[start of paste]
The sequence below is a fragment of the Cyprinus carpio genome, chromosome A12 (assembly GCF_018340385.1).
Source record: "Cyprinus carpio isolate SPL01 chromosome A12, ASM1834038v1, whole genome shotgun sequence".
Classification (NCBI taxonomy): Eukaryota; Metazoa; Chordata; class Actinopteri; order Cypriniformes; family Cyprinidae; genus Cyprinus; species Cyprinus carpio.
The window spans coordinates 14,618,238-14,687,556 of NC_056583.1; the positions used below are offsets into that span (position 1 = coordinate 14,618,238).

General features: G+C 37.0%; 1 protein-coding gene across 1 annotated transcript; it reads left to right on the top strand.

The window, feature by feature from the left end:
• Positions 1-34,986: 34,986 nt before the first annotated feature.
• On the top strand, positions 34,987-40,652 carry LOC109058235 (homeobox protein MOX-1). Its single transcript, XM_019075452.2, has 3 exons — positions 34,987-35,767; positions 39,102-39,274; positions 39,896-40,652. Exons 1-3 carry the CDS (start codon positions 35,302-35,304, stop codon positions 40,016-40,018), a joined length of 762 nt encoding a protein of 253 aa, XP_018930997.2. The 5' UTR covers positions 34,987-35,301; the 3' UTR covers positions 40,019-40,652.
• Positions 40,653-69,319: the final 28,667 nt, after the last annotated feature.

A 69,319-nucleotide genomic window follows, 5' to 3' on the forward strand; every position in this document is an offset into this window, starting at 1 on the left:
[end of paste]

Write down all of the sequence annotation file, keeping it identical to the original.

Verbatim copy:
The sequence below is a fragment of the Cyprinus carpio genome, chromosome A12 (assembly GCF_018340385.1).
Source record: "Cyprinus carpio isolate SPL01 chromosome A12, ASM1834038v1, whole genome shotgun sequence".
Classification (NCBI taxonomy): Eukaryota; Metazoa; Chordata; class Actinopteri; order Cypriniformes; family Cyprinidae; genus Cyprinus; species Cyprinus carpio.
The window spans coordinates 14,618,238-14,687,556 of NC_056583.1; the positions used below are offsets into that span (position 1 = coordinate 14,618,238).

General features: G+C 37.0%; 1 protein-coding gene across 1 annotated transcript; it reads left to right on the top strand.

The window, feature by feature from the left end:
• Positions 1-34,986: 34,986 nt before the first annotated feature.
• On the top strand, positions 34,987-40,652 carry LOC109058235 (homeobox protein MOX-1). Its single transcript, XM_019075452.2, has 3 exons — positions 34,987-35,767; positions 39,102-39,274; positions 39,896-40,652. Exons 1-3 carry the CDS (start codon positions 35,302-35,304, stop codon positions 40,016-40,018), a joined length of 762 nt encoding a protein of 253 aa, XP_018930997.2. The 5' UTR covers positions 34,987-35,301; the 3' UTR covers positions 40,019-40,652.
• Positions 40,653-69,319: the final 28,667 nt, after the last annotated feature.

A 69,319-nucleotide genomic window follows, 5' to 3' on the forward strand; every position in this document is an offset into this window, starting at 1 on the left: